In November 2013, for the first time, more than 200 Millburn & Short Hills Residents celebrated Diwali, the Hindu Festival of Lights that marks the beginning of the New Year for Hindus, as a community.
The children participated in the religious prayers (Pooja), performed Indian Classical dances, showcased colorful and sparkly new Indian Outfits during a fashion show. There was Bollywood music to dance to, Henna tattoos and gourmet Indian dinner and desserts to enjoy the evening. It was a memorable evening that helped the Hindu kids in the Millburn community to come together and celebrate their rich cultural diversity.
Diwali is the biggest festival of Hindus and for Hindus living in America it’s hard for the parents to expose the school going kids to their religious and cultural beliefs unless they take a long trip to India during the school year.
Diwali is a celebration of good over evil and righteousness over wrong, Hindu families all over the world celebrate it by worshiping in the Hindu Temples, decorating the house, visiting/calling friends and family, cooking extensive meals and shopping for new clothes and household items.
In the past five years there has been a big influx of Americans of Indian origin in Millburn and Short Hills that has changed the demographics of our community and the face of our schools. America thrives on this diversity since all these different races, religions and cultures make our country the greatest country in the world.
However, we can not forget that our kids are growing up in a Global economy and we need to make them World Citizens not just the citizens of America.
It is important for Millburn schools to recognize the need to educate our students about the third largest religion in the world next to only Christianity and Islam. While we have Hinduism as part of the school curriculum it would make a much bigger impact if the school held Diwali Assembly on the day before Diwali and declared the day of Diwali as a school holiday. Not only will that give a chance to the Hindu students to celebrate Diwali with their families but also educate the rest of the school community about Hinduism.
In the last few Millburn Board of Education meetings the Hindus living in the town have expressed the need for observing one day school holiday on Diwali in Fall every year and requested the Board to add it to the school calendar starting 2014-2015. This would allow a large number of Hindus in the town to celebrate the day with their kids in a meaningful way and teaching them the importance of their religion & culture that is hard to preserve in a far away land. It would reinforce in all the children that we as a community uphold the constitution by celebrating all the religions equally.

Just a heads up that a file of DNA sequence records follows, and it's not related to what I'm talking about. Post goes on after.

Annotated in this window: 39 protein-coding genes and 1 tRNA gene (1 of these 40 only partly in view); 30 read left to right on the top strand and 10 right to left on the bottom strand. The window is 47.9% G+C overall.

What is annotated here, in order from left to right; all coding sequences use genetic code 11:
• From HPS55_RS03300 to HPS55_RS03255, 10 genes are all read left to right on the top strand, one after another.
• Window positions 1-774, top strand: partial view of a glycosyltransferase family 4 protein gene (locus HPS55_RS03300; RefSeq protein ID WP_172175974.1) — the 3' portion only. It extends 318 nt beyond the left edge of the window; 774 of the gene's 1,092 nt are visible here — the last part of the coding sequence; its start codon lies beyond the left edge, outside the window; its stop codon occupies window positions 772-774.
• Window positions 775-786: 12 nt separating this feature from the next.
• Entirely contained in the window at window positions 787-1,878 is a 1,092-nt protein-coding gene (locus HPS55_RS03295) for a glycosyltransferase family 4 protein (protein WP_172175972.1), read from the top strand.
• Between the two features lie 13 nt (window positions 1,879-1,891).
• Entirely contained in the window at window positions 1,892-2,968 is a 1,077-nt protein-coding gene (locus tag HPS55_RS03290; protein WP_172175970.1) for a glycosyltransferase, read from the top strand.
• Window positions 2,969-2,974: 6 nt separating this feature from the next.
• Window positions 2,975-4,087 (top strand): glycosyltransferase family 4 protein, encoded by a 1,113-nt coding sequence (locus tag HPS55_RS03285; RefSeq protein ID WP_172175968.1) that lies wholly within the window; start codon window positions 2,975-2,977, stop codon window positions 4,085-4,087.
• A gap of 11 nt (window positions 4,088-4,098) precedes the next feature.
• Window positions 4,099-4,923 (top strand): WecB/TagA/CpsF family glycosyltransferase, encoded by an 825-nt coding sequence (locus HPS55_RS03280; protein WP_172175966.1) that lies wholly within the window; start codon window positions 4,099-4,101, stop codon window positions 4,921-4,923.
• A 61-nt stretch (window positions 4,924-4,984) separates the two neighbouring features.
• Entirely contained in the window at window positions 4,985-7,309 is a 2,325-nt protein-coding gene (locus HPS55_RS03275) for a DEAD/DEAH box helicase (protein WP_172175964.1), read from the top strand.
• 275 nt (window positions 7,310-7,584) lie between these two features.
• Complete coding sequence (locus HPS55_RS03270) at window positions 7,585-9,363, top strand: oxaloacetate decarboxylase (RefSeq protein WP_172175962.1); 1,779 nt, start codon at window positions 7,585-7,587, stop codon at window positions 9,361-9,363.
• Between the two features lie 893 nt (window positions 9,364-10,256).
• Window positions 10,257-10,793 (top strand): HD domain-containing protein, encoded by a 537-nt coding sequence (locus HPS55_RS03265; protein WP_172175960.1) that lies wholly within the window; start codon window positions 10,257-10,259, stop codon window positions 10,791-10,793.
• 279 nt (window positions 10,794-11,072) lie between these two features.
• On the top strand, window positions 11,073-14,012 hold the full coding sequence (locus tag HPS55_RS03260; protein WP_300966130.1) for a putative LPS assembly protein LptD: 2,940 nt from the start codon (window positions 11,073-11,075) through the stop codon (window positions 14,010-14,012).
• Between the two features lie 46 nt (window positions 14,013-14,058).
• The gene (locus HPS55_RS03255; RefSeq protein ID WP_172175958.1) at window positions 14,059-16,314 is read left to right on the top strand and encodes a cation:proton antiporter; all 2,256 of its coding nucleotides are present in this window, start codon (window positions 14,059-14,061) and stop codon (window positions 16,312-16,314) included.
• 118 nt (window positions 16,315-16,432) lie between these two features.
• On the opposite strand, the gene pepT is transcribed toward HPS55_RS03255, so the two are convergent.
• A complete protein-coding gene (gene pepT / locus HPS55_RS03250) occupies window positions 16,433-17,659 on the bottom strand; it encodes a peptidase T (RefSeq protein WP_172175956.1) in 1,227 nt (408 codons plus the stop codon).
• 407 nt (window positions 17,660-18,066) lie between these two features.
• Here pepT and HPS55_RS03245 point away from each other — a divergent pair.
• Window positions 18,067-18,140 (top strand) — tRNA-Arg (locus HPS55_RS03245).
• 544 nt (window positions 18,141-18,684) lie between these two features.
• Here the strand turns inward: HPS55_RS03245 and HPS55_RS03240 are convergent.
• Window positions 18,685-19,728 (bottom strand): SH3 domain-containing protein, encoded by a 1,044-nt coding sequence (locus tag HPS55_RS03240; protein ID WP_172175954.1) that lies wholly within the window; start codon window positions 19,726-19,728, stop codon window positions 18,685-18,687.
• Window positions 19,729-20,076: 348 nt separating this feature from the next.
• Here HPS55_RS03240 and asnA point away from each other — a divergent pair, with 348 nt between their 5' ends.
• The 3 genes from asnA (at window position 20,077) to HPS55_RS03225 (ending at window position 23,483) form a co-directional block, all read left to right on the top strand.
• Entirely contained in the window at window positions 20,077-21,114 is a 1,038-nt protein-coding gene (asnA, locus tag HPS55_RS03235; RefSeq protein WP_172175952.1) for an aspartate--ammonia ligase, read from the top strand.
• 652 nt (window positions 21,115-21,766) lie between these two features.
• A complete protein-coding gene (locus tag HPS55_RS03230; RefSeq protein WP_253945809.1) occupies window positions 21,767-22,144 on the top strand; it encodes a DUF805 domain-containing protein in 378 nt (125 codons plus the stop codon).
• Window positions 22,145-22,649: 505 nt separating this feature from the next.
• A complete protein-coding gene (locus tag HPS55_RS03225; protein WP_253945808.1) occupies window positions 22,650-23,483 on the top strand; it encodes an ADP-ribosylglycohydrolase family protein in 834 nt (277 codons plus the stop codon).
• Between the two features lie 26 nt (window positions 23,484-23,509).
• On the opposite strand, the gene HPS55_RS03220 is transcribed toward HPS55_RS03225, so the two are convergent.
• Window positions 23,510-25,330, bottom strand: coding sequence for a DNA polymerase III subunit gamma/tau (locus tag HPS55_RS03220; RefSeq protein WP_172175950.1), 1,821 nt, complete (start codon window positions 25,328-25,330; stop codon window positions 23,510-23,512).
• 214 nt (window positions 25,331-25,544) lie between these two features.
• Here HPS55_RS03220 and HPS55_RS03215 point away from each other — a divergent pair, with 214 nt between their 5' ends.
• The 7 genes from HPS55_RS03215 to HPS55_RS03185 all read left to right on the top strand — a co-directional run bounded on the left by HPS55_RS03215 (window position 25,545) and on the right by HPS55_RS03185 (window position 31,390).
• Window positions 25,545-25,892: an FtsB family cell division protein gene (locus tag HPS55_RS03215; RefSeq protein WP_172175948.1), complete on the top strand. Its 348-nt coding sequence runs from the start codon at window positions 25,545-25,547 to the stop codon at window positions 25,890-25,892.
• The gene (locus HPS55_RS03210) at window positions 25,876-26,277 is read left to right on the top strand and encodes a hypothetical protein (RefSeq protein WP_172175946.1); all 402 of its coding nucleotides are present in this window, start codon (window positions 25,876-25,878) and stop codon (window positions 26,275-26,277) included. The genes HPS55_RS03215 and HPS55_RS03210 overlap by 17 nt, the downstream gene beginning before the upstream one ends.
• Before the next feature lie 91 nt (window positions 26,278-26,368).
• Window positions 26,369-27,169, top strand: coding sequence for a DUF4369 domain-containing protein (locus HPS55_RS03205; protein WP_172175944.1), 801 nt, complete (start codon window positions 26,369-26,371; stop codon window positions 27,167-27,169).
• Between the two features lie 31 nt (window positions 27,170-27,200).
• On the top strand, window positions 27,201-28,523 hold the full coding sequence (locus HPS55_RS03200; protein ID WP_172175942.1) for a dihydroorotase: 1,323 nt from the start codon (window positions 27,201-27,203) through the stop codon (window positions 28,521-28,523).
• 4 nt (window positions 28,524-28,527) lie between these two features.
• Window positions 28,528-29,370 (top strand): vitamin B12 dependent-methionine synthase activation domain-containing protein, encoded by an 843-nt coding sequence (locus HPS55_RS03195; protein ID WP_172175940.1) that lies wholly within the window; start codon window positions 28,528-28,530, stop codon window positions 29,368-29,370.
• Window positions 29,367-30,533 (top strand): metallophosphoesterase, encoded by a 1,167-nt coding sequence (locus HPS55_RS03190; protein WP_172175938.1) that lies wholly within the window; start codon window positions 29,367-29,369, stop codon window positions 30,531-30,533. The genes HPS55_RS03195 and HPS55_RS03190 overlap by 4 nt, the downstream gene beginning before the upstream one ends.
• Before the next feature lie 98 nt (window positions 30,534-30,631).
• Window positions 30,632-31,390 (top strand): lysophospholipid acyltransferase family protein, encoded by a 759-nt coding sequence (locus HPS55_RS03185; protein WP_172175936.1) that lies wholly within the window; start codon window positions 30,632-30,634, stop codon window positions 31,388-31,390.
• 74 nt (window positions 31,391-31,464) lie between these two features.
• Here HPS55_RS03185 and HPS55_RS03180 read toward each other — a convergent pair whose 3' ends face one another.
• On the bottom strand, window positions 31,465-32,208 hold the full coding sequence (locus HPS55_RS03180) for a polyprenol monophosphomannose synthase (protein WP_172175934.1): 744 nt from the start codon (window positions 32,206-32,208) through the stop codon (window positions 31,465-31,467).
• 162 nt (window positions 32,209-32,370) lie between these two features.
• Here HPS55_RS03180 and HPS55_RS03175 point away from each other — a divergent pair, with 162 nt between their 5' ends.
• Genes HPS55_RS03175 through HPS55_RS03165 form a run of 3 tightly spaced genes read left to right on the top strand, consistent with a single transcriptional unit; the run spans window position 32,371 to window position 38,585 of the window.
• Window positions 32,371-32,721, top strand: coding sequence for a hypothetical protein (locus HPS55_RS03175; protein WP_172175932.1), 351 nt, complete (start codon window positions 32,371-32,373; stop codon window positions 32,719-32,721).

This would make our Millburn students true Global Citizens and prepare them for Careers around the world. They will emerge as enlightened citizens who are well aware of the different religions & Cultures in the world & have respect for diversity.
This request to recognize one of the major festivals celebrated in town is neither radical nor unreasonable. The White House has been celebrating Diwali for the past five years. Millburn School district would become a pioneer in declaring Diwali as a holiday in the schools across New Jersey which has a huge Hindu population and someday also throughout the country. This is a historic decision and it will take an effort from all of us as a community to recognize and celebrate diversity in our community.
The Hindus rejoice in the rest of the Millburn community enjoying Indian foods at strawberry festival and applying Henna on their teens Bat Mitzvah, that’s unity in diversity and that makes Millburn the best town to live in and grow in. The Hindu community requests the Millburn community, of which we are an integral part of, to support the movement and join us to urge the Millburn Board of Education to declare Diwali as a school holiday in Millburn.
Dr. Jyoti B. Sharma
Short Hills, NJ